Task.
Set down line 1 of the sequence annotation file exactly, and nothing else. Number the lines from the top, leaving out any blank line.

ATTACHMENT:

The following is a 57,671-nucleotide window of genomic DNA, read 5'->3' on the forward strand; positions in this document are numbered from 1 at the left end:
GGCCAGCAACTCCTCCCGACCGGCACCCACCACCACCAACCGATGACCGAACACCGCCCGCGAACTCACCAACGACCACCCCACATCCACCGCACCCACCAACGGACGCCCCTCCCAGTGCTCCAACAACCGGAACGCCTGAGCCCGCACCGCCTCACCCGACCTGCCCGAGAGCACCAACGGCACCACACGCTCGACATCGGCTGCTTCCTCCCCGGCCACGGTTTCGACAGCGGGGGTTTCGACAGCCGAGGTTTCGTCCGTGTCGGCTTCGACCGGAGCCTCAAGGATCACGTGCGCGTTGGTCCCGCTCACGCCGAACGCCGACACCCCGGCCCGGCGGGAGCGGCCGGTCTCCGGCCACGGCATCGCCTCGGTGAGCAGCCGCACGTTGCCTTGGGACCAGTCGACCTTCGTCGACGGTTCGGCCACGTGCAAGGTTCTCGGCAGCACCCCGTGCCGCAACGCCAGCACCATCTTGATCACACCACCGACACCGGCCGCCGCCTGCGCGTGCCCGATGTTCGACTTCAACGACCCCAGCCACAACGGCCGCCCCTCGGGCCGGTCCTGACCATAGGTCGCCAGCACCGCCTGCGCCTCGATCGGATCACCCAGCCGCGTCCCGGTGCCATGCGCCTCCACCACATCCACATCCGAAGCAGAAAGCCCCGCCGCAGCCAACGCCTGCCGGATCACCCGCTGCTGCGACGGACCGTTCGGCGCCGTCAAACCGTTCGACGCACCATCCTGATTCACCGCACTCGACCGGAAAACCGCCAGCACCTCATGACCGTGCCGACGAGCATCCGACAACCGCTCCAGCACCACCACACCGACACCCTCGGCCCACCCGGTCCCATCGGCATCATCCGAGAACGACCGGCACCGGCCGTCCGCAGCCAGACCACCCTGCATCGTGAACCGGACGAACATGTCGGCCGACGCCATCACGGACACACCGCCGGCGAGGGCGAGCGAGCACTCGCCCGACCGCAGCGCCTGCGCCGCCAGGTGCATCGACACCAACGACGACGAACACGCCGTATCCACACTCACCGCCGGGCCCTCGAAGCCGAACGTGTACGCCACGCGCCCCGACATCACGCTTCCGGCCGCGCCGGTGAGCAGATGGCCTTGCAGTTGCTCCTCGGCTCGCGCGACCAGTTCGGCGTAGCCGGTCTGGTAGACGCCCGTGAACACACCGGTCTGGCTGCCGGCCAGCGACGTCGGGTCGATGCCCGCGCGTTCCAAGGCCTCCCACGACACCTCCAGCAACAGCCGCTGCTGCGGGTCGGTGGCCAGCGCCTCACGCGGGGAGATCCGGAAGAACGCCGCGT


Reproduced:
The following is a 57,671-nucleotide window of genomic DNA, read 5'->3' on the forward strand; positions in this document are numbered from 1 at the left end: